Biology search candidate lecture - "Small non-coding RNAs in the bacterium Shewanella oneidensis: Computational prediction and experimental validation"

      November 13
      Reem-Kayden Center Laszlo Z. Bito '60 Auditorium

      A lecture by Brett Pellock, candidate for the open position in Biology.

      Bacteria use small, non-coding RNAs (ncRNAs) to rapidly alter gene expression in response to changing conditions. Bacterial ncRNAs are small and difficult to identify experimentally. We are synthesizing computational and experimental methods to predict and validate the existence of ncRNAs in Shewanella oneidensis, a bacterium that can reduce a wide variety of substrates when grown anaerobically. Of particular interest is the ability of Shewanella to reduce soluble, toxic heavy metals to insoluble, much less toxic forms.

      Biology seminar - "A Visual Narrative about Fruit Flies"

      November 13
      Reem-Kayden Center Laszlo Z. Bito '60 Auditorium

      A lecture by Alexis Gambis, The Rockefeller University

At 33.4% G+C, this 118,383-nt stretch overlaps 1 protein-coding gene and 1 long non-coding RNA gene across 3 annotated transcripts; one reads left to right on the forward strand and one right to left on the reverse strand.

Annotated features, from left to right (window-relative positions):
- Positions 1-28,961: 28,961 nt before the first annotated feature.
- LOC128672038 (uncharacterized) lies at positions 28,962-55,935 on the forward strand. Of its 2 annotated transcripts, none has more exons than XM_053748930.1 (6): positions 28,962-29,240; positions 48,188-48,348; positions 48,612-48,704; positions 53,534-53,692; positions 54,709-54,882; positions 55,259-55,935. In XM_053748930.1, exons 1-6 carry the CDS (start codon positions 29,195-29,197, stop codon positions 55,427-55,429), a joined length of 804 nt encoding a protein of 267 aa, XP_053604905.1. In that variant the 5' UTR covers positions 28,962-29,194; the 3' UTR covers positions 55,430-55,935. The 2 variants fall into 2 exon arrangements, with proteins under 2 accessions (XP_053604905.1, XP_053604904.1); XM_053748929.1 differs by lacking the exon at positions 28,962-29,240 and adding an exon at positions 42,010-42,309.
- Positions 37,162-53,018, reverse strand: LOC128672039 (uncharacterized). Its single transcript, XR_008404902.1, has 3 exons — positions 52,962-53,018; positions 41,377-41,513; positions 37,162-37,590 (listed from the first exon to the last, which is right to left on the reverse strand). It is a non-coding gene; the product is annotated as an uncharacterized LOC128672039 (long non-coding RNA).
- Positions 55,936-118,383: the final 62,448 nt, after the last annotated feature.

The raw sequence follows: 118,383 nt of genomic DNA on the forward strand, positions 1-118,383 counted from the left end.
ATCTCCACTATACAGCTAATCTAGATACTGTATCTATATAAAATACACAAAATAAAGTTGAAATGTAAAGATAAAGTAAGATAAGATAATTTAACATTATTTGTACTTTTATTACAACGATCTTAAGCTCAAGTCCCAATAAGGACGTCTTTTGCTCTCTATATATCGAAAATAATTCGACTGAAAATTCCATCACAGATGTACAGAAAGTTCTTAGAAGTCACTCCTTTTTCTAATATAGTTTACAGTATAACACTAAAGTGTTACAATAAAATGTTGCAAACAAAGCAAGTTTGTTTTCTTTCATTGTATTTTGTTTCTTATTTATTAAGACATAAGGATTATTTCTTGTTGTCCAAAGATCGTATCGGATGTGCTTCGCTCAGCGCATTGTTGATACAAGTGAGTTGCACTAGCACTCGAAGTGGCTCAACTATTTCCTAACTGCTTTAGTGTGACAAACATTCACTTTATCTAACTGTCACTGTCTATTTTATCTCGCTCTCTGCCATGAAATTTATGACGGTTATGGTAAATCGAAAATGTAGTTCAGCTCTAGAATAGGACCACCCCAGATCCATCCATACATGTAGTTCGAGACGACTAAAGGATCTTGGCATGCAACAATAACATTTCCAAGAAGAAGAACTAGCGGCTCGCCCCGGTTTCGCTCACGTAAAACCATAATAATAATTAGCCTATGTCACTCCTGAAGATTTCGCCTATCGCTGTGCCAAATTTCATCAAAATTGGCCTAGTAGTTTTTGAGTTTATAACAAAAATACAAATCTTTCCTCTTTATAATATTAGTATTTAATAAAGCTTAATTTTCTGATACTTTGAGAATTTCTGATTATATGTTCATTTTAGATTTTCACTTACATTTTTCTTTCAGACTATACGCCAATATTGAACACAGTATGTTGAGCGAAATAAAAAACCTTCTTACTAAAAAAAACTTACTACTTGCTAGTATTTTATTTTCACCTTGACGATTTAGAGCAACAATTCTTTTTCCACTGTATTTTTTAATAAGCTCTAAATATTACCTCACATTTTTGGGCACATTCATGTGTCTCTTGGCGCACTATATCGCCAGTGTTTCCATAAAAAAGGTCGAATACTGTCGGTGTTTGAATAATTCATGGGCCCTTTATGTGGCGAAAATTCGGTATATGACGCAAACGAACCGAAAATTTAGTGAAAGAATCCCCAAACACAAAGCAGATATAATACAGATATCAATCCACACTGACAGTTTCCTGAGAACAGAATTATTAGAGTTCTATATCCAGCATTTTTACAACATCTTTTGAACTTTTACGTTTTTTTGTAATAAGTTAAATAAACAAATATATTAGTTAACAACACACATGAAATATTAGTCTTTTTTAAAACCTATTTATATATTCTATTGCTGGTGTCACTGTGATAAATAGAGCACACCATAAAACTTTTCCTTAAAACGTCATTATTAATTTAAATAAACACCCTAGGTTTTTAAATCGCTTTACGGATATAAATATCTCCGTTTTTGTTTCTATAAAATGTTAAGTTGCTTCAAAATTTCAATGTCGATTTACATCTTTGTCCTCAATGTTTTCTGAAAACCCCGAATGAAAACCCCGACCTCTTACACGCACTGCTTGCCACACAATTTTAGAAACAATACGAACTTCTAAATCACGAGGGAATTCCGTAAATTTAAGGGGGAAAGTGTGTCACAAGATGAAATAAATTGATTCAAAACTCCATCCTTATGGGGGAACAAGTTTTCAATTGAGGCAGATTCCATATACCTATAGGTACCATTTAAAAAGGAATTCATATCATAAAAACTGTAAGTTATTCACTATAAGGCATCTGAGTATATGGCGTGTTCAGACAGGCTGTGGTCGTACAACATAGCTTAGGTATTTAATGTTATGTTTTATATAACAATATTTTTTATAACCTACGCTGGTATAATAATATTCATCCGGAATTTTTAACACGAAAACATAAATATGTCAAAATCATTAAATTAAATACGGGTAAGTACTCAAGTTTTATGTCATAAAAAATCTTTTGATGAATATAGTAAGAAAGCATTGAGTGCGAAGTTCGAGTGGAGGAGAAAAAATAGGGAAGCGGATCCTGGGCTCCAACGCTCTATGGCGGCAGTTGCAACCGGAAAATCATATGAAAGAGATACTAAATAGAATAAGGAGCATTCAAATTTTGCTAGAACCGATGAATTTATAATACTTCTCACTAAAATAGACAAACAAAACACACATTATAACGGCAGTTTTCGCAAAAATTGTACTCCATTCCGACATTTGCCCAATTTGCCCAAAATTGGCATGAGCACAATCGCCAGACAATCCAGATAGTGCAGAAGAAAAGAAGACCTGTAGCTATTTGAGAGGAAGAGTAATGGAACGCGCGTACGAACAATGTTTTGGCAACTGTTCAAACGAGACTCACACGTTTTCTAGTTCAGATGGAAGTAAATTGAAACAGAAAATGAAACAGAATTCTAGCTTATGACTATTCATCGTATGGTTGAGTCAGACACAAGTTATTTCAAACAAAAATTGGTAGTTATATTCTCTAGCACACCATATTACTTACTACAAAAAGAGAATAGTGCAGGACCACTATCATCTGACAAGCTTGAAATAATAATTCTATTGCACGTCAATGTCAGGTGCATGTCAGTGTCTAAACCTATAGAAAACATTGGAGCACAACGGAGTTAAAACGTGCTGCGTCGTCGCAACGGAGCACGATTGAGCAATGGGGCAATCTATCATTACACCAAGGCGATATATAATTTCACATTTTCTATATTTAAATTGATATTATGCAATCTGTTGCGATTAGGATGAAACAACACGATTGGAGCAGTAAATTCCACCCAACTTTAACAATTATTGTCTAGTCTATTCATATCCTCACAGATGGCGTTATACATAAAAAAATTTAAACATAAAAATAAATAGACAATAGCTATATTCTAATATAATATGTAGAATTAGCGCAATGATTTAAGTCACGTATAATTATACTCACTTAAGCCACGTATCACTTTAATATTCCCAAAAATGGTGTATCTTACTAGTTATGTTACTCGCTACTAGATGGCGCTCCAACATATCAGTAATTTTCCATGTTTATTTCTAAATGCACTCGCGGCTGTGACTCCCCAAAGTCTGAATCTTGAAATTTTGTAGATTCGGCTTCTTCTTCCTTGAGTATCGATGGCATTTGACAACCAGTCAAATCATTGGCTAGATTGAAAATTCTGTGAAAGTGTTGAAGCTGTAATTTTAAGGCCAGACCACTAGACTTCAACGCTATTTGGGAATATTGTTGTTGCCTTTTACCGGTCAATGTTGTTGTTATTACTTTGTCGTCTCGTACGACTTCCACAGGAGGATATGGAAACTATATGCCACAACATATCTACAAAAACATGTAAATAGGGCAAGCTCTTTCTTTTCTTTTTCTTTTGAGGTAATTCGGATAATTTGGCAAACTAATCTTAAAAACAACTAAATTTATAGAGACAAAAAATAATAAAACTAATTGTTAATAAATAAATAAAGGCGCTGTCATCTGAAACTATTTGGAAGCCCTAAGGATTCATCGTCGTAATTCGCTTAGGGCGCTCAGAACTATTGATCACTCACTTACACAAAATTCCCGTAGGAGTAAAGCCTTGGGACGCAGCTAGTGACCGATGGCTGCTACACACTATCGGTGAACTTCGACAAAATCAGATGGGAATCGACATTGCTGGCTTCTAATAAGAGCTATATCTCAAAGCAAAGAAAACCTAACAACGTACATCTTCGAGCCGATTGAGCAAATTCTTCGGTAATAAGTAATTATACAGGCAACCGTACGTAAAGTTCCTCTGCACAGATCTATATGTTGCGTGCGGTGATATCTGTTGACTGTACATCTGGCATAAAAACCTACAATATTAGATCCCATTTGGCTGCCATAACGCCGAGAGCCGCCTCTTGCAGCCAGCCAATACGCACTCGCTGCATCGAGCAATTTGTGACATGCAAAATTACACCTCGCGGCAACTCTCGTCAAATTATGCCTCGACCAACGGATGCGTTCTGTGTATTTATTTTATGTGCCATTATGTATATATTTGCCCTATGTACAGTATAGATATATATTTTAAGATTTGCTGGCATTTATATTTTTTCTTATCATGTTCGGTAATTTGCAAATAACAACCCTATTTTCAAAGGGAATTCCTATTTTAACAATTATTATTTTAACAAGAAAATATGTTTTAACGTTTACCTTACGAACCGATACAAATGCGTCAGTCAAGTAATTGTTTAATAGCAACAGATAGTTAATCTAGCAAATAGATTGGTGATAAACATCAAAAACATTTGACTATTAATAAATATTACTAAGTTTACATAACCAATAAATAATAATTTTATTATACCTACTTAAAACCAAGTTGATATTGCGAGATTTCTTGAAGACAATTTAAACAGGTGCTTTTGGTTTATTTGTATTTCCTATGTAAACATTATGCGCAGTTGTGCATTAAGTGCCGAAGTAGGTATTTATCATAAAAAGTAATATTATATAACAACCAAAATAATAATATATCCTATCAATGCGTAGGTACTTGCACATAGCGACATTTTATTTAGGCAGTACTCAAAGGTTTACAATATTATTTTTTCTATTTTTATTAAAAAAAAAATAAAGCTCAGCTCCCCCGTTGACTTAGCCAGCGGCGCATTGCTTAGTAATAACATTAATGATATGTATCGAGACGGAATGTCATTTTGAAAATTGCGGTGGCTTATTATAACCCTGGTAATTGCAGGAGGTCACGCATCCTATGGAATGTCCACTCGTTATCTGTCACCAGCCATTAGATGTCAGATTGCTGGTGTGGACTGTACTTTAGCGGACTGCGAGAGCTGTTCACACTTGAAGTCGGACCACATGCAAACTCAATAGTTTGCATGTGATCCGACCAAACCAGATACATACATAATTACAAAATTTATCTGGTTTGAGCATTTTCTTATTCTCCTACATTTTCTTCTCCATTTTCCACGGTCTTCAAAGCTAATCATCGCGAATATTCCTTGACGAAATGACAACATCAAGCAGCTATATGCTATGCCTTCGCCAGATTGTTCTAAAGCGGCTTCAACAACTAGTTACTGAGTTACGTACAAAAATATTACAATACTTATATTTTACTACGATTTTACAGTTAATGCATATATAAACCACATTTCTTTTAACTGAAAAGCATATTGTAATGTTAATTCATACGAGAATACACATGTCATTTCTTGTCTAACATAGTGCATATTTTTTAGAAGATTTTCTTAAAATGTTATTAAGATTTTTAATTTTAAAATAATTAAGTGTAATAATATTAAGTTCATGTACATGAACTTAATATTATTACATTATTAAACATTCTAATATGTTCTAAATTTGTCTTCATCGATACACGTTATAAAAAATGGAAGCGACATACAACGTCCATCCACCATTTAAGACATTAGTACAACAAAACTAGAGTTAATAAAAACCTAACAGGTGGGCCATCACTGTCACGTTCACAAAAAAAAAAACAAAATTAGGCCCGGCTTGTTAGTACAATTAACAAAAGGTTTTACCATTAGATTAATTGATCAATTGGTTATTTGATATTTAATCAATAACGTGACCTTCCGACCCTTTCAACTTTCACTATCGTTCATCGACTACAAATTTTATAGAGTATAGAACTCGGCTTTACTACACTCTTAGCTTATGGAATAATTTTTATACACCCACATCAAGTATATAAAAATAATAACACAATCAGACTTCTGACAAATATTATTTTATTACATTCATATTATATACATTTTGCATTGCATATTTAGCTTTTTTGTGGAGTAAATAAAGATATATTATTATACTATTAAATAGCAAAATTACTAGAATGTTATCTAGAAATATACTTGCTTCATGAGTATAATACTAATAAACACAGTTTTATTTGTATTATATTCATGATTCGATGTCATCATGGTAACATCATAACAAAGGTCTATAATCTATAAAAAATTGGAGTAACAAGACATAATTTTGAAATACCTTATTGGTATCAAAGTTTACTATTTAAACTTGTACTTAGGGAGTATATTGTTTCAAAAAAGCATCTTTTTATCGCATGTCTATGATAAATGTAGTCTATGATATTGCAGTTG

Alexis Gambis will speak about the importance of visual imagery and narrative in both science understanding and communication. He will give insight into his current thesis work explaining the mechanisms of cellular death, how to use the fruit fly as a genetic model to study human neurodegenerative diseases, and the fluorescent toolkit to visualize neurons in the fruit fly eye . Using the camera eye, Alexis has also been actively making films with scientific themes during his graduate career. Alexis will talk about his recent films and the importance of visual storytelling in science communication, show a few clips of his film "A Fruit Fly in New York", and share his recent experience pioneering the first science film festival in New York.

      Science on the Edge lecture-"New Insights into the Chemistry of Depression"

      November 12
      Reem-Kayden Center Laszlo Z. Bito '60 Auditorium

      A lecture by Richard A. Gordon, Professor of Psychology.